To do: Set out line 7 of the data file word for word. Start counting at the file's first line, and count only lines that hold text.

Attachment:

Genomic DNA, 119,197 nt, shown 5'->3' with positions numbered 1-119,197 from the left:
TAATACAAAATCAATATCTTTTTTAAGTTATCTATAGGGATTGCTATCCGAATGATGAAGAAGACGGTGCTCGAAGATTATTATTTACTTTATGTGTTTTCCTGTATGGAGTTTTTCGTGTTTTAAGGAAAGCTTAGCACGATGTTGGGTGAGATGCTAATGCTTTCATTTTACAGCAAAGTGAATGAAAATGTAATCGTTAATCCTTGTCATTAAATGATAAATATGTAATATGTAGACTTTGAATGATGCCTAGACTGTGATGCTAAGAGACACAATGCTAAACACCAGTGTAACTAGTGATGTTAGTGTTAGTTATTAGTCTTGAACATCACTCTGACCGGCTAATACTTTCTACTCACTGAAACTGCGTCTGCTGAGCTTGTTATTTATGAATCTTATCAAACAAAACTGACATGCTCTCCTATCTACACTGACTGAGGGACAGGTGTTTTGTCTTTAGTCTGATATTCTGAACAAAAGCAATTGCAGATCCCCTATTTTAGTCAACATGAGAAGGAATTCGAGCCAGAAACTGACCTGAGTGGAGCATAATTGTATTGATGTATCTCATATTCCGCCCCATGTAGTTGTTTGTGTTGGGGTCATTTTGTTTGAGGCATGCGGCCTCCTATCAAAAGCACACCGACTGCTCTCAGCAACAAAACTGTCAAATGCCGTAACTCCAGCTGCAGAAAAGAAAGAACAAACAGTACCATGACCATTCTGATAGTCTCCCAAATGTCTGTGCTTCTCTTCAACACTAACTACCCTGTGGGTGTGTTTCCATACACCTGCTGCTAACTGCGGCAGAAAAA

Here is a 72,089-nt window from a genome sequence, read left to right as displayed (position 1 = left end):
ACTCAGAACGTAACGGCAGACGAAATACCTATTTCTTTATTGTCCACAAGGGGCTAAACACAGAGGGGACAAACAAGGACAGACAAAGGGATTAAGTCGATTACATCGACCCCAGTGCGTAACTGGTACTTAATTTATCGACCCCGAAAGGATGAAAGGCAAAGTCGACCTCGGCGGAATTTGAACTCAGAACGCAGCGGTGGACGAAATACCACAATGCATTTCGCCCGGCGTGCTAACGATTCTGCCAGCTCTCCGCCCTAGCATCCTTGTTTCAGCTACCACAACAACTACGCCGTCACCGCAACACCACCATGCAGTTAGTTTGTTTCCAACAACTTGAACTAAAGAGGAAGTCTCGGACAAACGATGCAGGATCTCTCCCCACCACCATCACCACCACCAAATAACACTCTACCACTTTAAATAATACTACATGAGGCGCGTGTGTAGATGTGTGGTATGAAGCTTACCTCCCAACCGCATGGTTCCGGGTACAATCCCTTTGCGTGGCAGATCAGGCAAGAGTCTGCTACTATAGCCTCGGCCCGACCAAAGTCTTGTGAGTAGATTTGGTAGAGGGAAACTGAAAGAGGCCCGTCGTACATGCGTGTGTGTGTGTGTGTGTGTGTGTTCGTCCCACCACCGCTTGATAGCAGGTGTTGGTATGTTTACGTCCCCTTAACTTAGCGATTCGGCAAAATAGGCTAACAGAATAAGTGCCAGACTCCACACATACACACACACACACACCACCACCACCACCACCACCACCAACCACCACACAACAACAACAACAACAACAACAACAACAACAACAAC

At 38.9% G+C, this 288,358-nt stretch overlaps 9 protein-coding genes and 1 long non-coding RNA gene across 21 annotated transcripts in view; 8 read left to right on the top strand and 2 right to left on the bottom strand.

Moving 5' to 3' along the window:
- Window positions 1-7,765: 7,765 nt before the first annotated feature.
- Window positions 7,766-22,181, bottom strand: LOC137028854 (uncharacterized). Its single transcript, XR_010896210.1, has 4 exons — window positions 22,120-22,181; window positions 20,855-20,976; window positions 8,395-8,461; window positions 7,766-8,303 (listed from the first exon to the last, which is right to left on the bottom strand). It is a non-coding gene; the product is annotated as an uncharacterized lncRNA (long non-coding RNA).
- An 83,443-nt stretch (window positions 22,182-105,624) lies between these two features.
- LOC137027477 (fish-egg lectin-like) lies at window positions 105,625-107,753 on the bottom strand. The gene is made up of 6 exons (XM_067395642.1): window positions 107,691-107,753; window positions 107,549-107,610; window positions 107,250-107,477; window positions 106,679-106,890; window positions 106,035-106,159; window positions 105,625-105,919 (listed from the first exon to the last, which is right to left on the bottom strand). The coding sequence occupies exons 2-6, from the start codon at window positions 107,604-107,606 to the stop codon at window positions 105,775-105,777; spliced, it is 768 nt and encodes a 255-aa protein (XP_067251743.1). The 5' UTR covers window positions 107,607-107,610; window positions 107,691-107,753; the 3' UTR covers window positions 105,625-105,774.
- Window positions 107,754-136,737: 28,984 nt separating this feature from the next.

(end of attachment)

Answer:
- Window positions 1-7,765: 7,765 nt before the first annotated feature.